“The hijack occurred because a reseller of Melbourne IT failed to follow the process for seeking authorisation for a domain name transfer request,” Melbourne’s Bruce Tonkin wrote in response to an ICANN inquiry. “Melbourne IT has agreements with some of its resellers, where the reseller agrees to undertake authentication of a transfer request using the ICANN authorisation procedure. As a result of this incident, Melbourne IT is carrying out an immediate audit of all its resellers that authenticate transfers, and will implement improvements to its regular audit process.”
Many domain owners may be surprised to learn that the security of the transfer process is sometimes managed by resellers, rather than the registrars themselves. Melbourne IT’s resellers include well known Internet companies such as Yahoo and Verio, but also many smaller web hosting firms. It’s not clear how many of those resellers are allowed to verify transfers, or whether any other registrars besides Melbourne IT allow resellers to perform this task.
While ICANN’s Cole expressed surprise about Melbourne’s arrangement, the use of resellers to verify transfer requests was discussed when ICANN developed the current transfer rules. In 2003 ICANN’s Generic Names Supporting Organization (GNSO) recommended amending a draft of the policy, which stated that a registrar was “solely responsible” for verifying transfers. “Registrars that operate via resellers will often let the reseller carry out the validation process (particularly where language issues are involved),” the GNSO noted in its brief. “The removal of the word ‘solely’ will provide some flexibility in implementation, whilst ensuring that the gaining registrar is ultimately responsible.” The revised language was adopted in the new rules, leaving registrars the option of using third parties for verification.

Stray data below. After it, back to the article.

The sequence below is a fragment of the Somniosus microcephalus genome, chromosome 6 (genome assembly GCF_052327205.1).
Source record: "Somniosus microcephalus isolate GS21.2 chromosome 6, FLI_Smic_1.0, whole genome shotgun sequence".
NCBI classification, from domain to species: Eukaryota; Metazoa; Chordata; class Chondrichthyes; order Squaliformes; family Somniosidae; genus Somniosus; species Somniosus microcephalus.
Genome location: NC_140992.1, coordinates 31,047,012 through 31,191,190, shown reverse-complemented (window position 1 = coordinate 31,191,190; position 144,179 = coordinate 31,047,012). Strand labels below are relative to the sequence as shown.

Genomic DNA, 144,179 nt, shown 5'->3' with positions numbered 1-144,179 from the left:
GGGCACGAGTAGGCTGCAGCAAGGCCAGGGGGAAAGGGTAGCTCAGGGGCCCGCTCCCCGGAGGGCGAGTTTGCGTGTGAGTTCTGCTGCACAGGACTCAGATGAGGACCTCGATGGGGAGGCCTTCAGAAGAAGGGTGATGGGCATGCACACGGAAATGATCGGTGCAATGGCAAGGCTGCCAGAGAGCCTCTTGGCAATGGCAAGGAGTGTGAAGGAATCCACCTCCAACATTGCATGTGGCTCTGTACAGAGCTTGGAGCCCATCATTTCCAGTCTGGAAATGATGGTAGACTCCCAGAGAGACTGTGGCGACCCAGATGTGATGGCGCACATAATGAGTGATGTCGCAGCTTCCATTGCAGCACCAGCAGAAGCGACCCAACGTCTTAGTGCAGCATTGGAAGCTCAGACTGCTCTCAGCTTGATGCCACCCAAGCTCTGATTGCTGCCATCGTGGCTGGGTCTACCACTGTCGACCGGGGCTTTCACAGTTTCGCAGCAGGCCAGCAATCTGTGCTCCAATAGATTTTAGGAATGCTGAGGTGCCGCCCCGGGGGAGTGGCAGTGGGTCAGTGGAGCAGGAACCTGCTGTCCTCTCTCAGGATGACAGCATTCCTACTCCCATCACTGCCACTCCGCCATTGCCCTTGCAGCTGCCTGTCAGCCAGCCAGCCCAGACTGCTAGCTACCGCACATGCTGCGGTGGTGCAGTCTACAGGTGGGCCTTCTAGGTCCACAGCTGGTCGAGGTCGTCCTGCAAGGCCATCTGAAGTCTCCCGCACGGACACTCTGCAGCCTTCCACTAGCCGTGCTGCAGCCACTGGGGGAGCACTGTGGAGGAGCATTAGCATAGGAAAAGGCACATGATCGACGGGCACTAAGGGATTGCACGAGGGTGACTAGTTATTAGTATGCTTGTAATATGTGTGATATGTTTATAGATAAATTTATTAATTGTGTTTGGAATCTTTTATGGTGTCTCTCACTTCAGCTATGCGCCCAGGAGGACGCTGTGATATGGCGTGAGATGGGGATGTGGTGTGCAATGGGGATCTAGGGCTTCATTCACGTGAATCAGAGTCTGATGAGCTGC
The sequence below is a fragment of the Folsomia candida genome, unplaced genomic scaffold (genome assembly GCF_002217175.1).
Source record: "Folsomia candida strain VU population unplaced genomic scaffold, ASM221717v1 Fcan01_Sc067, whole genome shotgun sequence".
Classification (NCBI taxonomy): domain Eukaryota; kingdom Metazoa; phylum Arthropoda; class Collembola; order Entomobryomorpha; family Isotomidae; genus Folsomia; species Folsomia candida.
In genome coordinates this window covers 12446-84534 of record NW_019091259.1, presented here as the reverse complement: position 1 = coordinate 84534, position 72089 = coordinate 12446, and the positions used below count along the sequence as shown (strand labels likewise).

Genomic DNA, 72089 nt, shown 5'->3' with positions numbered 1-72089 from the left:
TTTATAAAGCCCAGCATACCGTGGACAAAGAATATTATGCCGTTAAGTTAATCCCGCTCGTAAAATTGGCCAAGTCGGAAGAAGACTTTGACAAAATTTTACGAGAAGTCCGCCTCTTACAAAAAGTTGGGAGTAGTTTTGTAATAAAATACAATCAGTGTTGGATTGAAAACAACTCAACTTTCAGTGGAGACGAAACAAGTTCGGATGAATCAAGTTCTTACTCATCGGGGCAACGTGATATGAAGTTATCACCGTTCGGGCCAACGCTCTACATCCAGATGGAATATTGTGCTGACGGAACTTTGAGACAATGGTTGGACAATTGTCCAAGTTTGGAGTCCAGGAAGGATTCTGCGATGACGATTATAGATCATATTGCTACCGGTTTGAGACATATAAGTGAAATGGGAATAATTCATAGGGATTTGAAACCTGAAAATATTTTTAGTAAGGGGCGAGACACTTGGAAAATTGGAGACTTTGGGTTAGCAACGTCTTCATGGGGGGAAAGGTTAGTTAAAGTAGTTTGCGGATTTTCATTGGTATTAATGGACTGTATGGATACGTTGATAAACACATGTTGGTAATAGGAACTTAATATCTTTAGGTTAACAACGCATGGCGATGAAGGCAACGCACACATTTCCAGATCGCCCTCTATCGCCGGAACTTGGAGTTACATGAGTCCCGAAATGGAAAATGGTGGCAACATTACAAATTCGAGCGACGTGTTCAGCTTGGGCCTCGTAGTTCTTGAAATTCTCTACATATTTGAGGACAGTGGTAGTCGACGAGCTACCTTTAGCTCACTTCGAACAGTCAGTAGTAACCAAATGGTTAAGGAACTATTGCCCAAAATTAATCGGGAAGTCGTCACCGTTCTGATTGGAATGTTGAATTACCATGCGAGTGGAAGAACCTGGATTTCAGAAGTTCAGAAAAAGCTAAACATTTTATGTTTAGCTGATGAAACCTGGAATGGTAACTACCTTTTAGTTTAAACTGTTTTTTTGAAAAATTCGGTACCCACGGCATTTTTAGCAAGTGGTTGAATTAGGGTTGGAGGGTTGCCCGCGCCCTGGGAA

Whatever ICANN decides, the practice offers another good reason why domain owners should lock their domains to guard against hijackings. Under the new ICANN procedures, domain transfers are verified by the “winning” registrar. Some registrars say this introduces greater potential for hijacking by eliminating a layer of confirmation.
ICANN concluded that the new policy was not at fault in the Panix incident. But Dotster, where panix.com was registered, cited the new policy in defending its actions. Dotster’s Ravi Puri said the registrar was informed of the transfer request on Jan. 8, but never contacted Panix. “In accordance with ICANN’s new policy, we relied on the approval given to the gaining registrar being valid,” Puri wrote. The previous policy would have required Dotster to also confirm the transfer with Panix. Puri said the panix.com domain was not locked at the time, and it was transferred on Jan. 14.